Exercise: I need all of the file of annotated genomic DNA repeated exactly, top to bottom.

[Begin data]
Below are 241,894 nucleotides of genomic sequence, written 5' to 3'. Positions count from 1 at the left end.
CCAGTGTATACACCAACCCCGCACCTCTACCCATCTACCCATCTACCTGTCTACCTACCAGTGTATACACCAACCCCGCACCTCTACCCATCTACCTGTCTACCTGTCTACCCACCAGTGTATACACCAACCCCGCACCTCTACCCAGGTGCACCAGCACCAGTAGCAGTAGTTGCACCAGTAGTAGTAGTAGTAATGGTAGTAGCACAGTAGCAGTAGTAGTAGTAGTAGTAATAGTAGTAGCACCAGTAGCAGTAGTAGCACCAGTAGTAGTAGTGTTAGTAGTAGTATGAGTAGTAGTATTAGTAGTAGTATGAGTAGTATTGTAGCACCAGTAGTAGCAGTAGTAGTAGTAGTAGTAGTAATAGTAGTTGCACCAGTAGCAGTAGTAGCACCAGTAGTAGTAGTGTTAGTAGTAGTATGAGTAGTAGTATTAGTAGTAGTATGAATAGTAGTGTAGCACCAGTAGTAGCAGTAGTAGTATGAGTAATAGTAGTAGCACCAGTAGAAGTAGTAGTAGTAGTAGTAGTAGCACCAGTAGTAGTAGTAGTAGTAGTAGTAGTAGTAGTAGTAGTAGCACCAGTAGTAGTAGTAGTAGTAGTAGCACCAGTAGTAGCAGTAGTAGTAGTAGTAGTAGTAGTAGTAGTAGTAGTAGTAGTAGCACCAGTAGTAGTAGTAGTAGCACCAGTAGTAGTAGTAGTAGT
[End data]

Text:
Below are 241,894 nucleotides of genomic sequence, written 5' to 3'. Positions count from 1 at the left end.
CCAGTGTATACACCAACCCCGCACCTCTACCCATCTACCCATCTACCTGTCTACCTACCAGTGTATACACCAACCCCGCACCTCTACCCATCTACCTGTCTACCTGTCTACCCACCAGTGTATACACCAACCCCGCACCTCTACCCAGGTGCACCAGCACCAGTAGCAGTAGTTGCACCAGTAGTAGTAGTAGTAATGGTAGTAGCACAGTAGCAGTAGTAGTAGTAGTAGTAATAGTAGTAGCACCAGTAGCAGTAGTAGCACCAGTAGTAGTAGTGTTAGTAGTAGTATGAGTAGTAGTATTAGTAGTAGTATGAGTAGTATTGTAGCACCAGTAGTAGCAGTAGTAGTAGTAGTAGTAGTAATAGTAGTTGCACCAGTAGCAGTAGTAGCACCAGTAGTAGTAGTGTTAGTAGTAGTATGAGTAGTAGTATTAGTAGTAGTATGAATAGTAGTGTAGCACCAGTAGTAGCAGTAGTAGTATGAGTAATAGTAGTAGCACCAGTAGAAGTAGTAGTAGTAGTAGTAGTAGCACCAGTAGTAGTAGTAGTAGTAGTAGTAGTAGTAGTAGTAGTAGCACCAGTAGTAGTAGTAGTAGTAGTAGCACCAGTAGTAGCAGTAGTAGTAGTAGTAGTAGTAGTAGTAGTAGTAGTAGTAGTAGCACCAGTAGTAGTAGTAGTAGCACCAGTAGTAGTAGTAGTAGT